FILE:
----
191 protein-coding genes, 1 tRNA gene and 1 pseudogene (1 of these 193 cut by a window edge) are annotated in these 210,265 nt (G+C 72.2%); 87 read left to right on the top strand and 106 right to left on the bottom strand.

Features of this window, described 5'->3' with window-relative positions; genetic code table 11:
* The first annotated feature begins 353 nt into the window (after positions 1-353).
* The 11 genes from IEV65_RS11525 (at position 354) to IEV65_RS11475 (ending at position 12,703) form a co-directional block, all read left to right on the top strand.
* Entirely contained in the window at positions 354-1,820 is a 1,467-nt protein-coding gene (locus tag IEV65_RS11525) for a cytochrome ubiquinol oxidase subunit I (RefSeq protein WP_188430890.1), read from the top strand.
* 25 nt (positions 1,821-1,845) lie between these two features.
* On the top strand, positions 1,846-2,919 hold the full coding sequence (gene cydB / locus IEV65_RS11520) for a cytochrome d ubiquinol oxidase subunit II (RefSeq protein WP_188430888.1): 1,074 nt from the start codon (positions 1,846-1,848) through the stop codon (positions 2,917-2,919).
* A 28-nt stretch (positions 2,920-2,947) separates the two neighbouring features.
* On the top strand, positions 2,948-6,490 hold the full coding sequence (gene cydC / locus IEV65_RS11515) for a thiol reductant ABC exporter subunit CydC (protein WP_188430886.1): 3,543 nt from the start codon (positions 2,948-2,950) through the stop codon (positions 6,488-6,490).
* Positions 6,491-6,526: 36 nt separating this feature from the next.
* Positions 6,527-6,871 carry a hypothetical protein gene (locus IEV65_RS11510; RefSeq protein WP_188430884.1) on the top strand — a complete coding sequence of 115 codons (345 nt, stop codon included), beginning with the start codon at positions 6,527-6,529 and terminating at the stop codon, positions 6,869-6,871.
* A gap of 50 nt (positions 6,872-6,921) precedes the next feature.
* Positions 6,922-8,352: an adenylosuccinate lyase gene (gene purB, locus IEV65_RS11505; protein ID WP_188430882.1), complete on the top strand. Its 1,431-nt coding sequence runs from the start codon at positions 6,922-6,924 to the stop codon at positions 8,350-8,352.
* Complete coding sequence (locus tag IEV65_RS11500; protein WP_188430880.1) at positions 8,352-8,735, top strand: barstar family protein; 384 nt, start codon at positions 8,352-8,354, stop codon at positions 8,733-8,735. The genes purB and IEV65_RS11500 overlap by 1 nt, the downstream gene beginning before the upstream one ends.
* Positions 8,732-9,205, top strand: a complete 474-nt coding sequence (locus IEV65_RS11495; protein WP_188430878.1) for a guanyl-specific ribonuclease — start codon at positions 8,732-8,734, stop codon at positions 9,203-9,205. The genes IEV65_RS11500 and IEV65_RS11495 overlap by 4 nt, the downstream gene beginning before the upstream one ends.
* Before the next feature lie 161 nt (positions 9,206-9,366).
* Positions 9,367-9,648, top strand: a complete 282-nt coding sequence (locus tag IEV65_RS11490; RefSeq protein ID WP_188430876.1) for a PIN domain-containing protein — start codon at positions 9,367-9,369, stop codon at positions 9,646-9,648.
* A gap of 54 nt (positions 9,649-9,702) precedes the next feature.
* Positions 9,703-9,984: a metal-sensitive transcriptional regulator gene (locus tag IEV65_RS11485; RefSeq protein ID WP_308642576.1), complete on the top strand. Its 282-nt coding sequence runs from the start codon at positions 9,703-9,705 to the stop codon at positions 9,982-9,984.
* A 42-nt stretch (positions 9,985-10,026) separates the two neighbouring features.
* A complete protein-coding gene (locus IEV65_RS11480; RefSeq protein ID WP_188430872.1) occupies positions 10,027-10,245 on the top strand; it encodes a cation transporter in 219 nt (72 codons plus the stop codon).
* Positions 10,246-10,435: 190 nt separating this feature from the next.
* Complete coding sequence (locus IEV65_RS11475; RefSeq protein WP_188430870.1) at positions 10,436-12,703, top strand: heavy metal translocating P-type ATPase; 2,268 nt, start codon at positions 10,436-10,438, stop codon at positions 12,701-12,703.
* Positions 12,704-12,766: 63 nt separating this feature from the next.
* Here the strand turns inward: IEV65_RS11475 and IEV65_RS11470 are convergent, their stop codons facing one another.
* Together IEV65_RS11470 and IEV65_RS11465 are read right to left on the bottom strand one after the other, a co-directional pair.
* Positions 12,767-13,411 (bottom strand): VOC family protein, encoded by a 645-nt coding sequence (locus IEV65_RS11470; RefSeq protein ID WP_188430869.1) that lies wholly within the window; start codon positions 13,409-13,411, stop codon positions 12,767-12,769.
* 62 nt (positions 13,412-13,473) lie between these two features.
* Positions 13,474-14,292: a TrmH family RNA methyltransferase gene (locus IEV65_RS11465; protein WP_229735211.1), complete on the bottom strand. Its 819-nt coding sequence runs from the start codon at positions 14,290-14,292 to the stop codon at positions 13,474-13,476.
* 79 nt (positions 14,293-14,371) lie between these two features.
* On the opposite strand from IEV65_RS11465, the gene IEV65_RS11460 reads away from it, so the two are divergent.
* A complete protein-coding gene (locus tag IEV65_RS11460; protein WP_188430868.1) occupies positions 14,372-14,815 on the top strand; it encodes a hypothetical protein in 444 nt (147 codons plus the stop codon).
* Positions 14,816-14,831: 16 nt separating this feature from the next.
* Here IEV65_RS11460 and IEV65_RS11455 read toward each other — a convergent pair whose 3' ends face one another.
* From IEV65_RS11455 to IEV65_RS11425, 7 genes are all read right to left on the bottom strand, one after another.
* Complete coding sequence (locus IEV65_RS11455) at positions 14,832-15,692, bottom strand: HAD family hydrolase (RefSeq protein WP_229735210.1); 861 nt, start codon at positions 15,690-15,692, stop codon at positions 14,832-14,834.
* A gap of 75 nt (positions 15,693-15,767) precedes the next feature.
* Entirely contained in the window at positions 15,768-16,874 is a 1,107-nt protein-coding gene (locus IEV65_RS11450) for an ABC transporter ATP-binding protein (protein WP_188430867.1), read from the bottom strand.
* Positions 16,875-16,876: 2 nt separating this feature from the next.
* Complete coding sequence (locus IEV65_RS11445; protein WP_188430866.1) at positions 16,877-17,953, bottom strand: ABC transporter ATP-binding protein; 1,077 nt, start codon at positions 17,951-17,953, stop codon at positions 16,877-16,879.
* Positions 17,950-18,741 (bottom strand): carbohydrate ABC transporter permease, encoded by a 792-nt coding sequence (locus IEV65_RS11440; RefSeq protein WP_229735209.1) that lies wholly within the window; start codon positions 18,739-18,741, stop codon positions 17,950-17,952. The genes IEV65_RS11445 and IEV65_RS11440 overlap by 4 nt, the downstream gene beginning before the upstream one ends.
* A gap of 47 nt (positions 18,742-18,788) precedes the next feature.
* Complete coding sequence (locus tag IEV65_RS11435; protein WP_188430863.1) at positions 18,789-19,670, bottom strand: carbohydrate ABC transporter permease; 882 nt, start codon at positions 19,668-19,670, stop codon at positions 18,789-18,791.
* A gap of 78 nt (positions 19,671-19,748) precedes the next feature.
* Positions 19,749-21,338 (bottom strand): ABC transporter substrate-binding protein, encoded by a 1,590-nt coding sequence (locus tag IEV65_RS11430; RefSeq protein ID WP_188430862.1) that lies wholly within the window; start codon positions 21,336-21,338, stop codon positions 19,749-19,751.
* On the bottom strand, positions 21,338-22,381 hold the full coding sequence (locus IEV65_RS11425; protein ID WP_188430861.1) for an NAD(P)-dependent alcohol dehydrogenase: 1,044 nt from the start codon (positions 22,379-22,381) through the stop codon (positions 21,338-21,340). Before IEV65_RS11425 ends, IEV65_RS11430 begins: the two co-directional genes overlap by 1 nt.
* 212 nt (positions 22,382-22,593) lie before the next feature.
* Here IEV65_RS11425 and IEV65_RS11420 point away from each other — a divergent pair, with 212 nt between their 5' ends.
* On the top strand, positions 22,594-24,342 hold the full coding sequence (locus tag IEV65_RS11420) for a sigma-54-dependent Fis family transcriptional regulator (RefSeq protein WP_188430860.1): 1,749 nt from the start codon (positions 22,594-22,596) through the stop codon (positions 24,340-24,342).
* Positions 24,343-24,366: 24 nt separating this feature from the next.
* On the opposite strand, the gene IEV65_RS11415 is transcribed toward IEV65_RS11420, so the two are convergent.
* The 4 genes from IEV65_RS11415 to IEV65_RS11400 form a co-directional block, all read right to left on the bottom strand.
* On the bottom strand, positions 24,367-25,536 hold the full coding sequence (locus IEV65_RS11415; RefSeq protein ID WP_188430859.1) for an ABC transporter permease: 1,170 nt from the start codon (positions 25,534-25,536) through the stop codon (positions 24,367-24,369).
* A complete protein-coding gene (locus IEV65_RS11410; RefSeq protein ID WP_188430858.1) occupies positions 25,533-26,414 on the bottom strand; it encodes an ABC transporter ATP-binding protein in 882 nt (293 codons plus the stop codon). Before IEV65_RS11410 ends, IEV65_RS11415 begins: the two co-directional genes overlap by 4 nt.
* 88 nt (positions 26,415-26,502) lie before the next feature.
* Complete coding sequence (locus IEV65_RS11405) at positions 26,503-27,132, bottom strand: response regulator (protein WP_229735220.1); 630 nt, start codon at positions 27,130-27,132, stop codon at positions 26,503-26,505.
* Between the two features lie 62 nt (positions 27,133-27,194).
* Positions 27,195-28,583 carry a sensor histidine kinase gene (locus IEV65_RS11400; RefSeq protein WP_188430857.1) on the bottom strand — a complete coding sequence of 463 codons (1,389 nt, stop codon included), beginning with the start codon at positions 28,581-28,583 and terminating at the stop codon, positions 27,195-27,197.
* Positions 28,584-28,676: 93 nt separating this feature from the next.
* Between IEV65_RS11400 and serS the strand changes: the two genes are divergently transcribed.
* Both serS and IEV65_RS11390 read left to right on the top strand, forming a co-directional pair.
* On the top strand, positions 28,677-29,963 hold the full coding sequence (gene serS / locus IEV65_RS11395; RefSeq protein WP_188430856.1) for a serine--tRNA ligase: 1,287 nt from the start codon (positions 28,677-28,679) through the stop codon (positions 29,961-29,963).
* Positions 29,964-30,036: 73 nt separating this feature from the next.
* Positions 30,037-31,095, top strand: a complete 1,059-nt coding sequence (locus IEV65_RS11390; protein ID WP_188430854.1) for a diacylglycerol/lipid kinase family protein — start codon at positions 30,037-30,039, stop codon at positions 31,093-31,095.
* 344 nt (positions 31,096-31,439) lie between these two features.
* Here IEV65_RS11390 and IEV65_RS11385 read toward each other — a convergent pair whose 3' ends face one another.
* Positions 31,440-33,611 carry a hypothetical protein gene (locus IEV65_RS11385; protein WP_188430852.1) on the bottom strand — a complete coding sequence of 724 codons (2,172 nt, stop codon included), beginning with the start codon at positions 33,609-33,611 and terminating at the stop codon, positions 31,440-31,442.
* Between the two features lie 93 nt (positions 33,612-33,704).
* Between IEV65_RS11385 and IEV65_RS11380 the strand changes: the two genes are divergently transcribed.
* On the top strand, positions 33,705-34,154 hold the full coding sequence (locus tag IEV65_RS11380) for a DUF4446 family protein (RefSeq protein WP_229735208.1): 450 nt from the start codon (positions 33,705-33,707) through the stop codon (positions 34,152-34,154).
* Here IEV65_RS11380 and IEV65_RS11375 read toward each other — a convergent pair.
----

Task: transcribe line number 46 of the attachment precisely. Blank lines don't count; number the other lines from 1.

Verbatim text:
* On the bottom strand, positions 21,338-22,381 hold the full coding sequence (locus IEV65_RS11425; protein ID WP_188430861.1) for an NAD(P)-dependent alcohol dehydrogenase: 1,044 nt from the start codon (positions 22,379-22,381) through the stop codon (positions 21,338-21,340). Before IEV65_RS11425 ends, IEV65_RS11430 begins: the two co-directional genes overlap by 1 nt.